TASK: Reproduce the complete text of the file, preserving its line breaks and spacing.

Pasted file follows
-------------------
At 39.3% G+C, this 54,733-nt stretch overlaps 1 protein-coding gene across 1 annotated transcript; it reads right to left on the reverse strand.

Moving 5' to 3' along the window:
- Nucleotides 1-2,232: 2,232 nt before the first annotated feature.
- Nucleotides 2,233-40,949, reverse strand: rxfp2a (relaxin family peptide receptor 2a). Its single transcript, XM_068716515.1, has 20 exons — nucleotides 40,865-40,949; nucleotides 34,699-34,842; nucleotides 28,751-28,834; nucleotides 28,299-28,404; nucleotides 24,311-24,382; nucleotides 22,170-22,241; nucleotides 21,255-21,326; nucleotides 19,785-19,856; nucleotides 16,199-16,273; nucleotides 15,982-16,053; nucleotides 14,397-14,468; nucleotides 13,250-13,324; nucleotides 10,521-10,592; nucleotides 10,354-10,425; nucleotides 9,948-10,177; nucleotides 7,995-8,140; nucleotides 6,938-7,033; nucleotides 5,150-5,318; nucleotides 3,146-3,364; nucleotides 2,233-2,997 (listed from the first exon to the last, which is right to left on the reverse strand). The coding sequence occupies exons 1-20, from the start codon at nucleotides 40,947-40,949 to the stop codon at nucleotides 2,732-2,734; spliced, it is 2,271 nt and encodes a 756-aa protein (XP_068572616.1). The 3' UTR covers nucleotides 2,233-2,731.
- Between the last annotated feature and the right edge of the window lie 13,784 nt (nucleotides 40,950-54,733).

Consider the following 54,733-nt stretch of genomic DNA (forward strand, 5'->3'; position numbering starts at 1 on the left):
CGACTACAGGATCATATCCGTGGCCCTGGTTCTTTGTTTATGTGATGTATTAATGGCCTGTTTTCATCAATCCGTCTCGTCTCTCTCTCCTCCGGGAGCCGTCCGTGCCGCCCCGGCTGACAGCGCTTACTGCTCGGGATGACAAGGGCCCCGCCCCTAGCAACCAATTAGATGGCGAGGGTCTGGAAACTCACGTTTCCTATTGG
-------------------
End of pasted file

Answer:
At 39.3% G+C, this 54,733-nt stretch overlaps 1 protein-coding gene across 1 annotated transcript; it reads right to left on the reverse strand.

Moving 5' to 3' along the window:
- Nucleotides 1-2,232: 2,232 nt before the first annotated feature.
- Nucleotides 2,233-40,949, reverse strand: rxfp2a (relaxin family peptide receptor 2a). Its single transcript, XM_068716515.1, has 20 exons — nucleotides 40,865-40,949; nucleotides 34,699-34,842; nucleotides 28,751-28,834; nucleotides 28,299-28,404; nucleotides 24,311-24,382; nucleotides 22,170-22,241; nucleotides 21,255-21,326; nucleotides 19,785-19,856; nucleotides 16,199-16,273; nucleotides 15,982-16,053; nucleotides 14,397-14,468; nucleotides 13,250-13,324; nucleotides 10,521-10,592; nucleotides 10,354-10,425; nucleotides 9,948-10,177; nucleotides 7,995-8,140; nucleotides 6,938-7,033; nucleotides 5,150-5,318; nucleotides 3,146-3,364; nucleotides 2,233-2,997 (listed from the first exon to the last, which is right to left on the reverse strand). The coding sequence occupies exons 1-20, from the start codon at nucleotides 40,947-40,949 to the stop codon at nucleotides 2,732-2,734; spliced, it is 2,271 nt and encodes a 756-aa protein (XP_068572616.1). The 3' UTR covers nucleotides 2,233-2,731.
- Between the last annotated feature and the right edge of the window lie 13,784 nt (nucleotides 40,950-54,733).

Consider the following 54,733-nt stretch of genomic DNA (forward strand, 5'->3'; position numbering starts at 1 on the left):
CGACTACAGGATCATATCCGTGGCCCTGGTTCTTTGTTTATGTGATGTATTAATGGCCTGTTTTCATCAATCCGTCTCGTCTCTCTCTCCTCCGGGAGCCGTCCGTGCCGCCCCGGCTGACAGCGCTTACTGCTCGGGATGACAAGGGCCCCGCCCCTAGCAACCAATTAGATGGCGAGGGTCTGGAAACTCACGTTTCCTATTGG